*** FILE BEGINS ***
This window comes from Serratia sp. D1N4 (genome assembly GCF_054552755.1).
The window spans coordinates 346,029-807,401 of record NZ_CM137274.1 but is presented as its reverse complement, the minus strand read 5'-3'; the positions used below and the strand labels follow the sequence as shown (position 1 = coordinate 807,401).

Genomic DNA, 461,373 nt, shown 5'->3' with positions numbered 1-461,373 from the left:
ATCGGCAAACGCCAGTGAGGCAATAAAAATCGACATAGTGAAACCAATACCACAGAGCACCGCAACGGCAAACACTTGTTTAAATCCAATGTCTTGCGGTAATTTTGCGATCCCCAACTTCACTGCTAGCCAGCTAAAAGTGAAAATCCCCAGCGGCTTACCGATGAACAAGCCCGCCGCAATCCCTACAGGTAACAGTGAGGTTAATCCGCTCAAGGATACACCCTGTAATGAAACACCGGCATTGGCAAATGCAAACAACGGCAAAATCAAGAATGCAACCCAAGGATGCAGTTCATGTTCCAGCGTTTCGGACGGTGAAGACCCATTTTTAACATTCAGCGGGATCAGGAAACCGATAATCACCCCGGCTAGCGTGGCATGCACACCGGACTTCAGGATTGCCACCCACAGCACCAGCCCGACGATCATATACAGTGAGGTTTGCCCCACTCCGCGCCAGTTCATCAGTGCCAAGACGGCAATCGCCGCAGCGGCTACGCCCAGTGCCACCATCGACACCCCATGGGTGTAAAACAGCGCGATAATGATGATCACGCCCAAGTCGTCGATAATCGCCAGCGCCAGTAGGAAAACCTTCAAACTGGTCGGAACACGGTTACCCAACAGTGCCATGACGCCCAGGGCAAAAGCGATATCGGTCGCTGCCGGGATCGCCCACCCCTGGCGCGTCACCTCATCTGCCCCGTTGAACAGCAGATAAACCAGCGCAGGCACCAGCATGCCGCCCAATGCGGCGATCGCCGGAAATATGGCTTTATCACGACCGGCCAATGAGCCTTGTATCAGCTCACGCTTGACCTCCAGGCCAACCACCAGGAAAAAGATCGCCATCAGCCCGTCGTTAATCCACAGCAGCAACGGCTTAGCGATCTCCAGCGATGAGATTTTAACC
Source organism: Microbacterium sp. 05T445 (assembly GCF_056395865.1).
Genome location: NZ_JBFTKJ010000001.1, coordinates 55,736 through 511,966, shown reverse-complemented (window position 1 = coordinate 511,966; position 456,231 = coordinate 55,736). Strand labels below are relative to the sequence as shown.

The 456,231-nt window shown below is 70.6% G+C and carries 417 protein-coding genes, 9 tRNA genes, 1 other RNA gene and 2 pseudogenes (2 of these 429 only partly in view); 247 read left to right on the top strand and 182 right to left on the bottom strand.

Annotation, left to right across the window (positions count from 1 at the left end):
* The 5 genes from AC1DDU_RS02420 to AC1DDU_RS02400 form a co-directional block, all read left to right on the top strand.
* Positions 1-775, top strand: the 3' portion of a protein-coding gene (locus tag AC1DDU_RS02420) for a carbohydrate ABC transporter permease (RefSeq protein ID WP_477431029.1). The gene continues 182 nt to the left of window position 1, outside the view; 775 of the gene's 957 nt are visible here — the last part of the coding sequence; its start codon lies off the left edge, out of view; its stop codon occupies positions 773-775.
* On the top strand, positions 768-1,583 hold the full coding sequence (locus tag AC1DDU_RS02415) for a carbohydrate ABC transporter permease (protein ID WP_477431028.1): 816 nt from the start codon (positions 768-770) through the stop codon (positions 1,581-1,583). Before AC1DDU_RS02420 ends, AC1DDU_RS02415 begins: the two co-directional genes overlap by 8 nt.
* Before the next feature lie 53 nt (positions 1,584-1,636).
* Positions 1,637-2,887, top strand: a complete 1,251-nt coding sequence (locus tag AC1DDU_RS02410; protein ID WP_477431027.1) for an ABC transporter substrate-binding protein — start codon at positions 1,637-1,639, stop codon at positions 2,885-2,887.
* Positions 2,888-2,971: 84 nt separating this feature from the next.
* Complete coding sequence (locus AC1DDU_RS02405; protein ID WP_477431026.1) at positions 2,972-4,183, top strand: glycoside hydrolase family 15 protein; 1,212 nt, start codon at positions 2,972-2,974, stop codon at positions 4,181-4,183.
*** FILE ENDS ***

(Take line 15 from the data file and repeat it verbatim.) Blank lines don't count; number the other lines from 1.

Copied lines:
* Complete coding sequence (locus AC1DDU_RS02405; protein ID WP_477431026.1) at positions 2,972-4,183, top strand: glycoside hydrolase family 15 protein; 1,212 nt, start codon at positions 2,972-2,974, stop codon at positions 4,181-4,183.